The Bury port signal box has previously been considered – and rejected for listing – on two occasions, most recently as part of our thematic  work on signal boxes. This identified the box as being a GWR type 7 box of 1907 with a 1953 frame. We have assessed the building against the criteria again in light of the information you provided on the historical importance of the box, but this is not enough to overcome its overall lack of architectural interest. It has not been identified as being one of the best examples of type, and we would need very strong supporting evidence to show that the earlier decisions not to list were incorrect.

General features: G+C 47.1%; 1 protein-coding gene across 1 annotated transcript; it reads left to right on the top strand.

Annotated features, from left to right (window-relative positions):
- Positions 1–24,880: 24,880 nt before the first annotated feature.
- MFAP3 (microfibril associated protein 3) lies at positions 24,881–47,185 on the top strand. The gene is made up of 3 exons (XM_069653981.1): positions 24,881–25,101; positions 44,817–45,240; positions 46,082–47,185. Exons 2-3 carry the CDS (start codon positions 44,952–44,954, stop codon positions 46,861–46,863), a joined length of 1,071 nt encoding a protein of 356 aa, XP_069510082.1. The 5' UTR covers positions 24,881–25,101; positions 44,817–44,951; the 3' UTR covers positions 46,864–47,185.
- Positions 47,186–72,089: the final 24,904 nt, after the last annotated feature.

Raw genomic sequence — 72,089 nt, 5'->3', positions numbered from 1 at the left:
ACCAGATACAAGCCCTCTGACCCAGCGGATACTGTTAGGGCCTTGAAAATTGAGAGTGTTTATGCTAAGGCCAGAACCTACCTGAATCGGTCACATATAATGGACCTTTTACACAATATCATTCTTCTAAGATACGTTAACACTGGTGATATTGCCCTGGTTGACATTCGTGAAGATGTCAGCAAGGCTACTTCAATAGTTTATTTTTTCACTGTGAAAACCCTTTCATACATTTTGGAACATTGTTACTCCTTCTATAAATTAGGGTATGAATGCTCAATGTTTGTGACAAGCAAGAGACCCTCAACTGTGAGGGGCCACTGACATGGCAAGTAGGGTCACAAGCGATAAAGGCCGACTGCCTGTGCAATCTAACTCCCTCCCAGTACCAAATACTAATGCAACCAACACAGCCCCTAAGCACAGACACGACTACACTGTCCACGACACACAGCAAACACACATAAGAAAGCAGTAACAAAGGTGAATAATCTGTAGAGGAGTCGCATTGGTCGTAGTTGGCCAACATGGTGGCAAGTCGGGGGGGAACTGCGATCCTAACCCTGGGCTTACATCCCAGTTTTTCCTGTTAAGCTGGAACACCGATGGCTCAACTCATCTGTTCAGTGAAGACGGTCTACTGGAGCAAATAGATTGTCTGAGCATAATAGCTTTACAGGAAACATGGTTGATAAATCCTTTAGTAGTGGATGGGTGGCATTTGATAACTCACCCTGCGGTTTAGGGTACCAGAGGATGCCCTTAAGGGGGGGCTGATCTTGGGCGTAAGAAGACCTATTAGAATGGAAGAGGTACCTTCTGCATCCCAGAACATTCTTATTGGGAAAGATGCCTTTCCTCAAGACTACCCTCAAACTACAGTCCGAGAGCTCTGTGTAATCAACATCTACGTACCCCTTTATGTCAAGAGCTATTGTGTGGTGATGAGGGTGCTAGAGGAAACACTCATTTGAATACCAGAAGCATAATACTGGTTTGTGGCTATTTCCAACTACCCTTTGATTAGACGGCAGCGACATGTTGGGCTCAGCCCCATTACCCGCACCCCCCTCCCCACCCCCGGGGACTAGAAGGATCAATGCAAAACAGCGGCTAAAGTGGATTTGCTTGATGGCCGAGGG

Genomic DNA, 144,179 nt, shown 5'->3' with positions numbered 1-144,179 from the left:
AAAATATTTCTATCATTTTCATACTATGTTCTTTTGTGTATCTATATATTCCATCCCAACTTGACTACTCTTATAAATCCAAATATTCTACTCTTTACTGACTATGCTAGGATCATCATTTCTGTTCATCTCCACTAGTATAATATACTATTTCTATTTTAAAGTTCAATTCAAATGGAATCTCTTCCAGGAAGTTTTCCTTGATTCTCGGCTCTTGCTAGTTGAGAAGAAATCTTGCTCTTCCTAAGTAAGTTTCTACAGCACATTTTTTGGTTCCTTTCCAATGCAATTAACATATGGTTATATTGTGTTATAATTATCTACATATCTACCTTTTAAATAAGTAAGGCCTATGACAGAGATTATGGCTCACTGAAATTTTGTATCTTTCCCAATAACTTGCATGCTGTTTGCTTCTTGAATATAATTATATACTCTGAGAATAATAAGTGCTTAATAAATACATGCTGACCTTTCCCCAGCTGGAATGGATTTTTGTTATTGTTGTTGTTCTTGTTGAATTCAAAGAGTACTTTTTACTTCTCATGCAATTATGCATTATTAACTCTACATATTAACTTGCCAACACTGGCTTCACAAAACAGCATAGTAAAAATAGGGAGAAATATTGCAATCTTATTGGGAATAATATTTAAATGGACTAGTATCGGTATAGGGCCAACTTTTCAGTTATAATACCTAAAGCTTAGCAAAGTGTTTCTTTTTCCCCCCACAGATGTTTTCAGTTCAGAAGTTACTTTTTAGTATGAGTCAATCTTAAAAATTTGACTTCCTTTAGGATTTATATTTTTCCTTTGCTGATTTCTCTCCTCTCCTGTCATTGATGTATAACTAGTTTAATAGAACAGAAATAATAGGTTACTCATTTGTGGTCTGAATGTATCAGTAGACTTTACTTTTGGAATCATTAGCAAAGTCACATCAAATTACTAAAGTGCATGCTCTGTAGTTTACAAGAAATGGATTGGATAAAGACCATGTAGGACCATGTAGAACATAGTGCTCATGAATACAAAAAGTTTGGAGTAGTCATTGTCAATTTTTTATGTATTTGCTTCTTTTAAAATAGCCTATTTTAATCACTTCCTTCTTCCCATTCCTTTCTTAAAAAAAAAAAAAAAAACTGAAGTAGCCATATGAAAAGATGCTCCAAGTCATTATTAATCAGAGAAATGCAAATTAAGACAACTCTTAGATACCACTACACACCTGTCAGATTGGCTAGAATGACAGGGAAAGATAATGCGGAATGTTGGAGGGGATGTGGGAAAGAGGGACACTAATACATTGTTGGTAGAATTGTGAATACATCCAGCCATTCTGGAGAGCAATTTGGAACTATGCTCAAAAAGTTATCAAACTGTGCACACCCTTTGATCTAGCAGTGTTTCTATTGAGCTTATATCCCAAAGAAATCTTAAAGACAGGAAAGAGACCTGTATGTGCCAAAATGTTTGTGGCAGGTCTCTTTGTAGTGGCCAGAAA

Our approach is been to select the best examples of particular types of signal box and to list these. We have listed a GWR type 7(a) at Llangollen and other GWR examples at Llanelli and Pantyffynon. The example of Burry Port has been judged to be not of the required standard when compared to these boxes. It was altered with the introduction of a later signal frame and repaired on at least two occasions. The photograph submitted also shows at least two windows replaced with plastic and a roof cover that looks to have been replaced.

We acknowledge the wider importance of the box to the local community and its heritage (and we would not disagree with the information that has been submitted) but it would seem the most viable for the future for the box is it for is for it to be valued and appreciated locally.